2. They highlight the important take-aways: Most people don’t want to read through paragraphs of text when there are a few key important pieces of information. Creating an infographic will help you to summarize and dissect complex subjects and pull out the key take-aways. By doing so, you’ll sustain the attention of your audience because they won’t have to sift through all of the fluff to understand what is going on.
  3. Infographics are easy to share: Have an Instagram account? Share it there. Have Twitter? Share it there. Have email? Want to print out flyers and hang them in a school? There are limitless opportunities for sharing infographics.
  4. They provide a structured flow of events: When illustrating your story, it’s important that your audience understands how all the elements fit together. You could list off the key take-aways in no particular order, but having one flow into the next will help build upon what you’re showing and really give your story an umpph!
  5. They provide aesthetic value to your work: It’s simple; people like to look at aesthetic things. Your work already has value and is reliable, but having a way to communicate your work that is also pleasant to look at is a bonus.

Here’s a more recent infographic showcasing some statistics about abortion access in the US. And here’s hoping that continued education about the importance of protecting abortions helps move our country’s politics in a direction that respects the choices people make about their own bodies.

Even with Roe v. Wade in effect, abortion providers and abortion clinician numbers have been decreasing over the years. The U.S. will see a more drastic decline in these numbers in 2022 and on-wards. There has been a lot of information about abortions in the U.S., and to help make it more digestible, we’ve designed the following infographic summarizing some important statistic collected from the Guttmacher Institute and the U.S. Census.

An infographic showing different statistics about access to abortion in the U.S. 24% of U.S. women will hve an abortion by the age of 40. More than 51 states have seen a decrease in abortion providers from 2015 to 2017. 51% of the female U.S. population will lost abortion providers. The states with the highest number of abortion clinics in 2017 are WA, CA, NY, NJ, and FL. There is a QR code for more information on how to support abortion rights.

Infographics are such a great visual tool! Even if not done very well, they’re persuasive and eye-catching; and easily understandable to people who have little to no background in the subject. Not to mention, you can make an infographic about anything.

Also, since most infographics have pretty defined sections, it’s easy to break it down into smaller graphics or visuals to disseminate information at different scales.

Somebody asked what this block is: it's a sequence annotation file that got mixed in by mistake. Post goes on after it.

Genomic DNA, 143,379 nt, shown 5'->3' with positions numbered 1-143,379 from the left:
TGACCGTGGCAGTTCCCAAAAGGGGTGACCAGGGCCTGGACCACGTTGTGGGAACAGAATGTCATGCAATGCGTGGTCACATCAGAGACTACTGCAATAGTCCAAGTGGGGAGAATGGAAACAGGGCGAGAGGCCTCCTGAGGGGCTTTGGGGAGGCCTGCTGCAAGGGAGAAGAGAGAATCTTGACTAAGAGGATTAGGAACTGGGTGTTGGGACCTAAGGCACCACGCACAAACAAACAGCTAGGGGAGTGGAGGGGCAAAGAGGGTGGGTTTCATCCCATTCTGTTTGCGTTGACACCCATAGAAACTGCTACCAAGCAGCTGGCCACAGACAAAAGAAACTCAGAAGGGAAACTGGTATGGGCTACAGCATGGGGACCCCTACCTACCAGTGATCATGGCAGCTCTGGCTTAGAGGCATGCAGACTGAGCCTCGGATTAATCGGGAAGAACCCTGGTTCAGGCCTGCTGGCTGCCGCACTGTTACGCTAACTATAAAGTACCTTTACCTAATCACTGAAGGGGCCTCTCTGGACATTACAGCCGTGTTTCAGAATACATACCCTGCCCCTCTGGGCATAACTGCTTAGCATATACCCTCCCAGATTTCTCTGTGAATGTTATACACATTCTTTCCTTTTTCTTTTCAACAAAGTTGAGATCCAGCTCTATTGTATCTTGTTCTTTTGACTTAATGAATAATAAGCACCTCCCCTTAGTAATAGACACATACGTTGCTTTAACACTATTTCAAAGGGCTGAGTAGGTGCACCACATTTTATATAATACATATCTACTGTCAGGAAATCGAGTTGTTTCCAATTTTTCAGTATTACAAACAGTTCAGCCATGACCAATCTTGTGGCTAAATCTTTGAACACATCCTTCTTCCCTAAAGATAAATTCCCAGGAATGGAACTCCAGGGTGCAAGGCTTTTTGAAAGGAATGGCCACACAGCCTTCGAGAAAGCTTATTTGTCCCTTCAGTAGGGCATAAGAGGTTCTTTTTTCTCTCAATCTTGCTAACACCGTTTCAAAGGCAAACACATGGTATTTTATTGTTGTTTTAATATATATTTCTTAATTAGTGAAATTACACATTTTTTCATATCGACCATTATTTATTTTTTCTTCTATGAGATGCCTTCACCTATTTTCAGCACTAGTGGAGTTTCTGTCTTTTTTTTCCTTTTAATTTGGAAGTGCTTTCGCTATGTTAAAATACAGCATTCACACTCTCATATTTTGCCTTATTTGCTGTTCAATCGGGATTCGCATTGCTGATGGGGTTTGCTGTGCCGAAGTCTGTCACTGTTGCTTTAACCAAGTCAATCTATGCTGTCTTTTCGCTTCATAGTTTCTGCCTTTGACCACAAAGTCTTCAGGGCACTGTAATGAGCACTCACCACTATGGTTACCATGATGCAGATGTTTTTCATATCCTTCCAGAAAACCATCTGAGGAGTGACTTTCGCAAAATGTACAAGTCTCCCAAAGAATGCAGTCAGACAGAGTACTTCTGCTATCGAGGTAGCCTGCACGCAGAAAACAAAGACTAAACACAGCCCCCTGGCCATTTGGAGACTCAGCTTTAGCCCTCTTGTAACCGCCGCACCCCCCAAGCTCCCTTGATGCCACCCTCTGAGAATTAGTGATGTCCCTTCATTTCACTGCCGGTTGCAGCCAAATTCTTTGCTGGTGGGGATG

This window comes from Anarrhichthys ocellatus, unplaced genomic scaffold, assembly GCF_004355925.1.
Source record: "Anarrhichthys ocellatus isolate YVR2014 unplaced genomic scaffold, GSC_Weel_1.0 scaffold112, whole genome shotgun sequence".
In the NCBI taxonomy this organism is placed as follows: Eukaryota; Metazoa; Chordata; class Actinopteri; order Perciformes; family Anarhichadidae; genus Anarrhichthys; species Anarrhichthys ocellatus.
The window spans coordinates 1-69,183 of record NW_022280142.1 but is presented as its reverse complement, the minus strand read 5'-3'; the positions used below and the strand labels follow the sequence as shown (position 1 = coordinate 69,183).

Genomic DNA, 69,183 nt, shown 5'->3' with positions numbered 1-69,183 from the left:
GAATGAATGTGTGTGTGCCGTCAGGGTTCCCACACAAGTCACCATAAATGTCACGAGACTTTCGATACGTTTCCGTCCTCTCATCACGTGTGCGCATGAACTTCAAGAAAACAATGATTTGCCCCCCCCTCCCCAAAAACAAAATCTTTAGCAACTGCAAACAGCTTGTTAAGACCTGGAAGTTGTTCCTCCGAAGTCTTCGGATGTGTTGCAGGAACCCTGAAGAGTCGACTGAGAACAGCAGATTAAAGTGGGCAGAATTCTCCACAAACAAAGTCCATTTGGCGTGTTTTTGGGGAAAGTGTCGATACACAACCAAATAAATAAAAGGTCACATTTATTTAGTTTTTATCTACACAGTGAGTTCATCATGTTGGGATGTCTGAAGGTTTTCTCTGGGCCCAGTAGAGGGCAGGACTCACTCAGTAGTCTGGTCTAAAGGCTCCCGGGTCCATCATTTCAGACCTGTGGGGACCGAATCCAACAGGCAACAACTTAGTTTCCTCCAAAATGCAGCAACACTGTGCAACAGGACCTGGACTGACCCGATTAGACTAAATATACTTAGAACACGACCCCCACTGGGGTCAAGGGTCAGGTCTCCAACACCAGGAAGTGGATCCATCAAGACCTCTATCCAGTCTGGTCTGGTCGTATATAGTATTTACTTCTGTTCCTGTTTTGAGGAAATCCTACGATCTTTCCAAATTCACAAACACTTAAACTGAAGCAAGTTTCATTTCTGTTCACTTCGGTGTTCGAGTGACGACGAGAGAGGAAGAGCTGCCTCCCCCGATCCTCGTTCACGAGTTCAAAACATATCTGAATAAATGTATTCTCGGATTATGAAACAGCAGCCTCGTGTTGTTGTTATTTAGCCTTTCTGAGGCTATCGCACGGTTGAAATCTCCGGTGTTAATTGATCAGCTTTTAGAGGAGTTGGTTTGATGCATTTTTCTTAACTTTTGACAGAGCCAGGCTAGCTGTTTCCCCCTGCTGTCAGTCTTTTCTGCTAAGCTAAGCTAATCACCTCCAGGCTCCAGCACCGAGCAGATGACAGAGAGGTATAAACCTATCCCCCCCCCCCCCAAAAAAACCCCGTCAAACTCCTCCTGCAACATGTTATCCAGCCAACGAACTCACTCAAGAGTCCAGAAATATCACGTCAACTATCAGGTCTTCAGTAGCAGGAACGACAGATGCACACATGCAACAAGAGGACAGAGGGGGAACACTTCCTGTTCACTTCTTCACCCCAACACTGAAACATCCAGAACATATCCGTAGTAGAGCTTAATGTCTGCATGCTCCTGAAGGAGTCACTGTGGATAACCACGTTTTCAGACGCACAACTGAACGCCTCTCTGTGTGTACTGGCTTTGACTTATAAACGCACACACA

Share infographics that inspire you or that you made and you’re proud of on LinkedIn and tag @MapNerdConsulting or Twitter @IAmGlobot!


What’s a recent failure?

There is a strong stigma around being unemployed and being on unemployment.

The above graphic was shown and I felt that it perfectly summed up my experience the past couple of years. Being laid off and unemployed is something I have become comfortable having conversations around because there’s a strong stigma around what it means to not have a job and not have control of how you leave a job. Especially for individuals who look like me. And not laid off as in you lose a couple hours a month, but laid off, laid off as in zero hours of work.

I attended a Mappy Hour themed ‘What’s a recent failure?’ a few weeks ago. Going into Mappy Hour, I wasn’t really sure what recent failure I would talk about. And not because I have never failed at anything, but because there have been quite a few significant moments of learning in my past.

Not having control of how you leave your job is a big blow.

Getting laid off in 2020 had a huge impact on my life and career trajectory. In so many ways I felt like I had failed myself because I had fallen off the predetermined path I, and society, had created for myself. This path looked like getting a job out of grad school, working my way up the ladder at one of two organizations, staying with one organization for 40 years, then retiring at 65. I don’t know if this was what I really wanted or what I’d been programmed to want. And for so many people, this is the path that they want and that they achieve. But what happens when you’re crossing your fist zip-line and fall into a pit of rocks? And honestly, maybe I should have been more preparing because I’ve made a lot of changes to my path throughout the years. But in the past, I’ve had complete control over my changing path. Not having control of how you lose or leave a job is not as easily navigable as people think. And maybe this is one of the origins of unemployment stigma.

Our paths aren’t linear. Our paths aren’t smooth. Our paths end up looking like that extreme roller coaster you built as a kid in Roller Coaster Tycoon. Ups, downs, upside downs, spirals, sharp turns, nausea, fear of falling out. Uggh I hate roller coasters… But I digress.